|The Montague Allston, folded up and in its case, inside the Basecamp|
With its backdoor and anchors, the Airstream Basecamp can haul a variety of recreation "toys" such as bicycles and kayaks. I decided to try out my Basecamp toy hauler on my most recent trip, taking along my bicycle, and can say that it worked great--easy to strap down, and I even chose to use the front door of the camper to get my Montague Allston
folding bicycle inside.
|The Montague Allston, manufacturer photo|
Montague manufactures a variety of bicycles that all fold in the center and are full-sized bikes. Here's how the company describes the Allston: "The Allston is a folding bike that combines standard 700c wheels with a Gates carbon belt drive and Shimano Alfine 11 internal gear hub. Grease-less and virtually maintenance free, it’s perfect for urban riding and can be stowed until your next ride. Hydraulic disc brakes provide superb stopping power, a RackStand offers cargo carrying capacity, and extra wide 38mm tires make it comfortable on even the roughest roads."
My wife and I have both owned Montague folding bikes, the Navigator, and have taken them with us on camping trips when we owned our tiny standy trailer, the Green Goddess. I used a bike rack with my RTTC Polar Bear and was able to take my main bicycle, a Tout Terrain Amber Road, along with me on most trips; however, sometimes for security reasons, I would bring along my folding bike, which I could pack in the back of my tow vehicle or in the travel trailer itself. I got rid of one of my wife and my Navigators, though, and bought an Allston because I think the internal gear hub and Gates belt drive will allow for much cleaner packing.
Because I bought a carrying case with the Allston, it was easy to pick up and carry into the Basecamp. Prior to bringing the bike into the camper, I had folded back the two sections of the seat bed and collected most of our sleeping equipment into a net bag. The bicycle fit easily into the space between the seats, and there was even enough room for a bit more equipment, such as a small folding aluminum camp table. I unzipped the bag a bit so that I could strap down the bike more securely by centering the two adjustable straps around the seat post. Four elastic straps secured the bicycle, which traveled the forty miles with no problems.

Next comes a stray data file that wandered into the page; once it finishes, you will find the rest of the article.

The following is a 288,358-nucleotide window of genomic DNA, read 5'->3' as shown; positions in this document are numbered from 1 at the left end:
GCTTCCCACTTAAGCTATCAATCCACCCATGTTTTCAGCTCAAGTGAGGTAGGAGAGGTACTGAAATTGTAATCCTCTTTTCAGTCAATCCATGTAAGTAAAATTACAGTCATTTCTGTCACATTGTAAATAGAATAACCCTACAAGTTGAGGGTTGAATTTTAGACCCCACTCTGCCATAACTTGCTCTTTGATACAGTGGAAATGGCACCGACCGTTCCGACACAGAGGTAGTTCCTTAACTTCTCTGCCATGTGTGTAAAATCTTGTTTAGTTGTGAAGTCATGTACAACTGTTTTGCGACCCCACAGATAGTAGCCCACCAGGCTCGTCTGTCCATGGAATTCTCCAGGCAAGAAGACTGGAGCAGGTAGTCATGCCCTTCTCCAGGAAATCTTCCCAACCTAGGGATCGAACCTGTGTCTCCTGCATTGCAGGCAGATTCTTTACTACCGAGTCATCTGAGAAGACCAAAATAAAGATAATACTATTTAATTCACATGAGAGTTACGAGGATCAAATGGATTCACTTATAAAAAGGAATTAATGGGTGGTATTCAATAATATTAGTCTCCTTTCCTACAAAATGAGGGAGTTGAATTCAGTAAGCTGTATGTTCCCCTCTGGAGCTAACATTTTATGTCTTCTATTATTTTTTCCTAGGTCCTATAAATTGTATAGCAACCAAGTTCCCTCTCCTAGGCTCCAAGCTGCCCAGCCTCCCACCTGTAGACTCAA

|Montague Allston inside its travel case|
|Assembled and ready to go (my Instant Pot lunch on timer in the background)|
Once I arrived at camp, I brought the bicycle outside and chained it while still in the bag to the skid rails at the back of the Basecamp. I squirreled both zippers so that they were together at the bottom of the bag and then opened them a bit to allow for the bike frame to be securely chained.
The next morning I assembled the bike, strapped on my bike bag, and took a two-mile spin around Indian Lake, my home for a week. There is also a state forest (which in Iowa mostly means small packets of forest surrounded by farmland) that has some great gravel roads and multi-purpose trails. Fun awaits!
|A bit of the lake trail|
|A white oak beside the trail|
My trip around the lake was fun and easy, although I had forgotten about the three steep spots where I got off and pushed. It's been a couple of years since I've camped here with a bike. Everything worked well--brakes, gearing, shifters, and overall performance--and I made quick time around the lake and perhaps dodged a few chiggers by being able to travel across grassy spots without kicking through the grass. Hope so, anyway. One beautiful view I always enjoy at the end of the trail that loops the lake is to see two beautiful, ancient white oak trees at the end of the trail. These oaks are over two hundred years old and are truly majestic.
I've thought a bit about how the travel would be with the bike inside if I were traveling multiple days with a series of overnighters, possibly some in free parking sites such as Walmart or Harvest Hosts. The bicycle unstrapped quickly and easily, so getting the bicycle outside for a short time would be easy, such as if cooking inside and a dinner table were needed. At night, I could bring the folded, bagged bicycle back inside. It fits easily in front of the refrigerator, allowing access to the bathroom during the night. If my wife and I were traveling and we were taking both the Allston and our second Navigator so we could go on rides together, I believe both bicycles would fit side by side between the Basecamp's seats. I think we would probably choose to pack one in the SUV, though, in order to simplify our use of the Basecamp while on the road.
I have read about the after-market bumper that has recently been designed to fit the Airstream Basecamp, one that is set up to take a bike rack. Since I've already owned and used a bike rack behind a trailer, I have no problem with such a solution. The truth is, though, securing the Allston folding bike inside the Basecamp and utilizing the trailer's toy hauler capacity was really easy. Greater security, ease of use, and easy access to opening the rear door are all factors that are making me happy right now with this trip's bicycle transporting solution.
So happy trails! My iron (aluminum, actually) steed awaits!
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